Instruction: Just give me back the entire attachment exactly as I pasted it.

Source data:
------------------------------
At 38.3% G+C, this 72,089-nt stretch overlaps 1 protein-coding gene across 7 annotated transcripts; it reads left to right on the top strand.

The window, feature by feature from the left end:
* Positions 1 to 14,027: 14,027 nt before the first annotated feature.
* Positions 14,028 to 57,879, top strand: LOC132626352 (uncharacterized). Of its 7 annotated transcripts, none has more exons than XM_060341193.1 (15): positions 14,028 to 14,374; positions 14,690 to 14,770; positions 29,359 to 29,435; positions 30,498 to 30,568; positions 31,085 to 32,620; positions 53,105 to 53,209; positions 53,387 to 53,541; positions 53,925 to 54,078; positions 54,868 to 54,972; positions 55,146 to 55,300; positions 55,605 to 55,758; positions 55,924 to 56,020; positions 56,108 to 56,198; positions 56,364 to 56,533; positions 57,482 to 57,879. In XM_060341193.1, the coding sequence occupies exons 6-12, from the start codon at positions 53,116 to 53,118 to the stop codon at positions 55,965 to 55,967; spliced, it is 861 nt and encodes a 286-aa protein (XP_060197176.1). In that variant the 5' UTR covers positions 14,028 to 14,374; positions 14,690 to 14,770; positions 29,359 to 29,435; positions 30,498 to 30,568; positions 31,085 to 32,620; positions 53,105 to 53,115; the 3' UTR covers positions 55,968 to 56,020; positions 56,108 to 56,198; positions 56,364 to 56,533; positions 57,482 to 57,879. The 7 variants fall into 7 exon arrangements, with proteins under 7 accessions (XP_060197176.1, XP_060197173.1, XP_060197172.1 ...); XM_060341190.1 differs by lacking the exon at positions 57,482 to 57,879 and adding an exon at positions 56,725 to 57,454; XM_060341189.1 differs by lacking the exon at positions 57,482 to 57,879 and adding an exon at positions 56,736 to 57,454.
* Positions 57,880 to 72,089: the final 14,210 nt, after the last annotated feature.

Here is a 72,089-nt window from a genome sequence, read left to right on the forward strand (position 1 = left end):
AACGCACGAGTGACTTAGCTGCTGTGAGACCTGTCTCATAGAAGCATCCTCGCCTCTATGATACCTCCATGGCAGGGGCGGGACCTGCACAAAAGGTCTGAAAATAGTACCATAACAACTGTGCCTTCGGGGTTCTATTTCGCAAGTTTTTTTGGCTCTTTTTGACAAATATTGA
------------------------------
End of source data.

At 38.3% G+C, this 72,089-nt stretch overlaps 1 protein-coding gene across 7 annotated transcripts; it reads left to right on the top strand.

The window, feature by feature from the left end:
* Positions 1 to 14,027: 14,027 nt before the first annotated feature.
* Positions 14,028 to 57,879, top strand: LOC132626352 (uncharacterized). Of its 7 annotated transcripts, none has more exons than XM_060341193.1 (15): positions 14,028 to 14,374; positions 14,690 to 14,770; positions 29,359 to 29,435; positions 30,498 to 30,568; positions 31,085 to 32,620; positions 53,105 to 53,209; positions 53,387 to 53,541; positions 53,925 to 54,078; positions 54,868 to 54,972; positions 55,146 to 55,300; positions 55,605 to 55,758; positions 55,924 to 56,020; positions 56,108 to 56,198; positions 56,364 to 56,533; positions 57,482 to 57,879. In XM_060341193.1, the coding sequence occupies exons 6-12, from the start codon at positions 53,116 to 53,118 to the stop codon at positions 55,965 to 55,967; spliced, it is 861 nt and encodes a 286-aa protein (XP_060197176.1). In that variant the 5' UTR covers positions 14,028 to 14,374; positions 14,690 to 14,770; positions 29,359 to 29,435; positions 30,498 to 30,568; positions 31,085 to 32,620; positions 53,105 to 53,115; the 3' UTR covers positions 55,968 to 56,020; positions 56,108 to 56,198; positions 56,364 to 56,533; positions 57,482 to 57,879. The 7 variants fall into 7 exon arrangements, with proteins under 7 accessions (XP_060197176.1, XP_060197173.1, XP_060197172.1 ...); XM_060341190.1 differs by lacking the exon at positions 57,482 to 57,879 and adding an exon at positions 56,725 to 57,454; XM_060341189.1 differs by lacking the exon at positions 57,482 to 57,879 and adding an exon at positions 56,736 to 57,454.
* Positions 57,880 to 72,089: the final 14,210 nt, after the last annotated feature.

Here is a 72,089-nt window from a genome sequence, read left to right on the forward strand (position 1 = left end):
AACGCACGAGTGACTTAGCTGCTGTGAGACCTGTCTCATAGAAGCATCCTCGCCTCTATGATACCTCCATGGCAGGGGCGGGACCTGCACAAAAGGTCTGAAAATAGTACCATAACAACTGTGCCTTCGGGGTTCTATTTCGCAAGTTTTTTTGGCTCTTTTTGACAAATATTGA